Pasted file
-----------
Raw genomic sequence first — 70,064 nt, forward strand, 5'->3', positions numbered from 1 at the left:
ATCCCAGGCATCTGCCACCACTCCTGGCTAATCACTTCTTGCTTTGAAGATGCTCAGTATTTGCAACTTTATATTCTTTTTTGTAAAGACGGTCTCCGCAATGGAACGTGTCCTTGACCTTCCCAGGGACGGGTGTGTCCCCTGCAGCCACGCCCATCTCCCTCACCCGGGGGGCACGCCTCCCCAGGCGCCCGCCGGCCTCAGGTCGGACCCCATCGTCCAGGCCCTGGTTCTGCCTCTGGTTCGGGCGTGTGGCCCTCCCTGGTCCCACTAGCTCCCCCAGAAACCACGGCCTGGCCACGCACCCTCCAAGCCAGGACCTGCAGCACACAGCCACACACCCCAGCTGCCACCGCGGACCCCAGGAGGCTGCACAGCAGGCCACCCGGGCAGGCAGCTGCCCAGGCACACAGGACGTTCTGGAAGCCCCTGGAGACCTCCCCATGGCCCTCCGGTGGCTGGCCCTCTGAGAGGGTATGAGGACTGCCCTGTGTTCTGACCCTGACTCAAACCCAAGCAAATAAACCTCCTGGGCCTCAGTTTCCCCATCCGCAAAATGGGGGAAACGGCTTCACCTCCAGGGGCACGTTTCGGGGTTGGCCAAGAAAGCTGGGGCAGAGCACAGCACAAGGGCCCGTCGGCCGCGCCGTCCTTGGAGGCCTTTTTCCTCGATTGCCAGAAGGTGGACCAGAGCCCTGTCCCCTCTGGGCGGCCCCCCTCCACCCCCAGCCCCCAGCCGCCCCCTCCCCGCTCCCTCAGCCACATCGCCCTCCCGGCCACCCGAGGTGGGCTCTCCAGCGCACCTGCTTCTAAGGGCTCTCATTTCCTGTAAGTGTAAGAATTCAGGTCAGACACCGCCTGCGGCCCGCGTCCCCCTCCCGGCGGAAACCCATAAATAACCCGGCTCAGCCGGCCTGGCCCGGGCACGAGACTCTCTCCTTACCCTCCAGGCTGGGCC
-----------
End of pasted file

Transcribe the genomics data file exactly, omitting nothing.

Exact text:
Raw genomic sequence first — 70,064 nt, forward strand, 5'->3', positions numbered from 1 at the left:
ATCCCAGGCATCTGCCACCACTCCTGGCTAATCACTTCTTGCTTTGAAGATGCTCAGTATTTGCAACTTTATATTCTTTTTTGTAAAGACGGTCTCCGCAATGGAACGTGTCCTTGACCTTCCCAGGGACGGGTGTGTCCCCTGCAGCCACGCCCATCTCCCTCACCCGGGGGGCACGCCTCCCCAGGCGCCCGCCGGCCTCAGGTCGGACCCCATCGTCCAGGCCCTGGTTCTGCCTCTGGTTCGGGCGTGTGGCCCTCCCTGGTCCCACTAGCTCCCCCAGAAACCACGGCCTGGCCACGCACCCTCCAAGCCAGGACCTGCAGCACACAGCCACACACCCCAGCTGCCACCGCGGACCCCAGGAGGCTGCACAGCAGGCCACCCGGGCAGGCAGCTGCCCAGGCACACAGGACGTTCTGGAAGCCCCTGGAGACCTCCCCATGGCCCTCCGGTGGCTGGCCCTCTGAGAGGGTATGAGGACTGCCCTGTGTTCTGACCCTGACTCAAACCCAAGCAAATAAACCTCCTGGGCCTCAGTTTCCCCATCCGCAAAATGGGGGAAACGGCTTCACCTCCAGGGGCACGTTTCGGGGTTGGCCAAGAAAGCTGGGGCAGAGCACAGCACAAGGGCCCGTCGGCCGCGCCGTCCTTGGAGGCCTTTTTCCTCGATTGCCAGAAGGTGGACCAGAGCCCTGTCCCCTCTGGGCGGCCCCCCTCCACCCCCAGCCCCCAGCCGCCCCCTCCCCGCTCCCTCAGCCACATCGCCCTCCCGGCCACCCGAGGTGGGCTCTCCAGCGCACCTGCTTCTAAGGGCTCTCATTTCCTGTAAGTGTAAGAATTCAGGTCAGACACCGCCTGCGGCCCGCGTCCCCCTCCCGGCGGAAACCCATAAATAACCCGGCTCAGCCGGCCTGGCCCGGGCACGAGACTCTCTCCTTACCCTCCAGGCTGGGCC